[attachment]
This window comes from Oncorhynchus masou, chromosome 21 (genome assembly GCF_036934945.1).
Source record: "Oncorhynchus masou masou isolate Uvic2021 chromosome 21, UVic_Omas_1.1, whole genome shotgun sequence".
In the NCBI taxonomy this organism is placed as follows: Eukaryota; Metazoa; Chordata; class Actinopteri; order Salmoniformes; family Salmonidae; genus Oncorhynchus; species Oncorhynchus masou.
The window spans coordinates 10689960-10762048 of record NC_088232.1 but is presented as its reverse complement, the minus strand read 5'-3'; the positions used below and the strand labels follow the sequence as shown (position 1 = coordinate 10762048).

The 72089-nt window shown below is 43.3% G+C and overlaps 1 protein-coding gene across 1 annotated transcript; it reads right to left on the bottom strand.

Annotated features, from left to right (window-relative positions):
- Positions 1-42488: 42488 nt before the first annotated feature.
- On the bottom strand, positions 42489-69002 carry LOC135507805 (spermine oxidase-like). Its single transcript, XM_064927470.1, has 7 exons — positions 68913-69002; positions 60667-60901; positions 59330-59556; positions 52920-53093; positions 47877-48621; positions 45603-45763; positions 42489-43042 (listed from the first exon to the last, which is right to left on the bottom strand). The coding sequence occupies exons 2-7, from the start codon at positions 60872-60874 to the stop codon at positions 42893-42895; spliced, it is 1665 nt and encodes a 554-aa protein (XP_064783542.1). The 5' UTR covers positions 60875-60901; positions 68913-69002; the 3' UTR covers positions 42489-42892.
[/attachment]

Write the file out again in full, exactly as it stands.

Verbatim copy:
This window comes from Oncorhynchus masou, chromosome 21 (genome assembly GCF_036934945.1).
Source record: "Oncorhynchus masou masou isolate Uvic2021 chromosome 21, UVic_Omas_1.1, whole genome shotgun sequence".
In the NCBI taxonomy this organism is placed as follows: Eukaryota; Metazoa; Chordata; class Actinopteri; order Salmoniformes; family Salmonidae; genus Oncorhynchus; species Oncorhynchus masou.
The window spans coordinates 10689960-10762048 of record NC_088232.1 but is presented as its reverse complement, the minus strand read 5'-3'; the positions used below and the strand labels follow the sequence as shown (position 1 = coordinate 10762048).

The 72089-nt window shown below is 43.3% G+C and overlaps 1 protein-coding gene across 1 annotated transcript; it reads right to left on the bottom strand.

Annotated features, from left to right (window-relative positions):
- Positions 1-42488: 42488 nt before the first annotated feature.
- On the bottom strand, positions 42489-69002 carry LOC135507805 (spermine oxidase-like). Its single transcript, XM_064927470.1, has 7 exons — positions 68913-69002; positions 60667-60901; positions 59330-59556; positions 52920-53093; positions 47877-48621; positions 45603-45763; positions 42489-43042 (listed from the first exon to the last, which is right to left on the bottom strand). The coding sequence occupies exons 2-7, from the start codon at positions 60872-60874 to the stop codon at positions 42893-42895; spliced, it is 1665 nt and encodes a 554-aa protein (XP_064783542.1). The 5' UTR covers positions 60875-60901; positions 68913-69002; the 3' UTR covers positions 42489-42892.